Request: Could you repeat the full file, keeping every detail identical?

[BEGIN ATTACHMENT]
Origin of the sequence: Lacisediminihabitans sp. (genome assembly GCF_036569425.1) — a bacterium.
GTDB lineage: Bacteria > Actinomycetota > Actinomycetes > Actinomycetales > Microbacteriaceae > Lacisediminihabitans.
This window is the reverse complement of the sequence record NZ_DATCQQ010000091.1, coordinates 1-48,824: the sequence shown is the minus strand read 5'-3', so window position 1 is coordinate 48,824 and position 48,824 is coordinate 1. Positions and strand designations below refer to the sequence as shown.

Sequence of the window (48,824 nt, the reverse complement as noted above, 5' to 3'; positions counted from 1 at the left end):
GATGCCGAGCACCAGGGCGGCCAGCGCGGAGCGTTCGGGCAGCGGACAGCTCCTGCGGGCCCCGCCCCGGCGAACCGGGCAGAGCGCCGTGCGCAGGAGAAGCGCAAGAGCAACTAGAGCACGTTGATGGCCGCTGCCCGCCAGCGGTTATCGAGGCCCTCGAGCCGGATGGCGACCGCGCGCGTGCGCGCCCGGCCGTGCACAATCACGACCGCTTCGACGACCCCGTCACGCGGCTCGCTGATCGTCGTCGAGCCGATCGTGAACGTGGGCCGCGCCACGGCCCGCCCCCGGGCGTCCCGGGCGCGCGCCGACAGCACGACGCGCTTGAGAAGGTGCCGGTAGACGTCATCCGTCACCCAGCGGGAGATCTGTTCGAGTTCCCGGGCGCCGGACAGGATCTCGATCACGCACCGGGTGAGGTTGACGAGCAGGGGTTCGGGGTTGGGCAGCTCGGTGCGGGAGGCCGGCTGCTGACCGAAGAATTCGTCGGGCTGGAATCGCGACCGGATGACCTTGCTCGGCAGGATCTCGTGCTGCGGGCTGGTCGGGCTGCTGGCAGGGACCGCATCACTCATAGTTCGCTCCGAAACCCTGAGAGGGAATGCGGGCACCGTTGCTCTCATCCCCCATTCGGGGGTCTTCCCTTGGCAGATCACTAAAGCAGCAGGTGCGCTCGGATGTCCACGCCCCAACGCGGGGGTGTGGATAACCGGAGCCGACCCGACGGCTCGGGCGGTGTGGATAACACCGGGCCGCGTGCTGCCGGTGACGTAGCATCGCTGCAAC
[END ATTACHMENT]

Origin of the sequence: Lacisediminihabitans sp. (genome assembly GCF_036569425.1) — a bacterium.
GTDB lineage: Bacteria > Actinomycetota > Actinomycetes > Actinomycetales > Microbacteriaceae > Lacisediminihabitans.
This window is the reverse complement of the sequence record NZ_DATCQQ010000091.1, coordinates 1-48,824: the sequence shown is the minus strand read 5'-3', so window position 1 is coordinate 48,824 and position 48,824 is coordinate 1. Positions and strand designations below refer to the sequence as shown.

Sequence of the window (48,824 nt, the reverse complement as noted above, 5' to 3'; positions counted from 1 at the left end):
GATGCCGAGCACCAGGGCGGCCAGCGCGGAGCGTTCGGGCAGCGGACAGCTCCTGCGGGCCCCGCCCCGGCGAACCGGGCAGAGCGCCGTGCGCAGGAGAAGCGCAAGAGCAACTAGAGCACGTTGATGGCCGCTGCCCGCCAGCGGTTATCGAGGCCCTCGAGCCGGATGGCGACCGCGCGCGTGCGCGCCCGGCCGTGCACAATCACGACCGCTTCGACGACCCCGTCACGCGGCTCGCTGATCGTCGTCGAGCCGATCGTGAACGTGGGCCGCGCCACGGCCCGCCCCCGGGCGTCCCGGGCGCGCGCCGACAGCACGACGCGCTTGAGAAGGTGCCGGTAGACGTCATCCGTCACCCAGCGGGAGATCTGTTCGAGTTCCCGGGCGCCGGACAGGATCTCGATCACGCACCGGGTGAGGTTGACGAGCAGGGGTTCGGGGTTGGGCAGCTCGGTGCGGGAGGCCGGCTGCTGACCGAAGAATTCGTCGGGCTGGAATCGCGACCGGATGACCTTGCTCGGCAGGATCTCGTGCTGCGGGCTGGTCGGGCTGCTGGCAGGGACCGCATCACTCATAGTTCGCTCCGAAACCCTGAGAGGGAATGCGGGCACCGTTGCTCTCATCCCCCATTCGGGGGTCTTCCCTTGGCAGATCACTAAAGCAGCAGGTGCGCTCGGATGTCCACGCCCCAACGCGGGGGTGTGGATAACCGGAGCCGACCCGACGGCTCGGGCGGTGTGGATAACACCGGGCCGCGTGCTGCCGGTGACGTAGCATCGCTGCAAC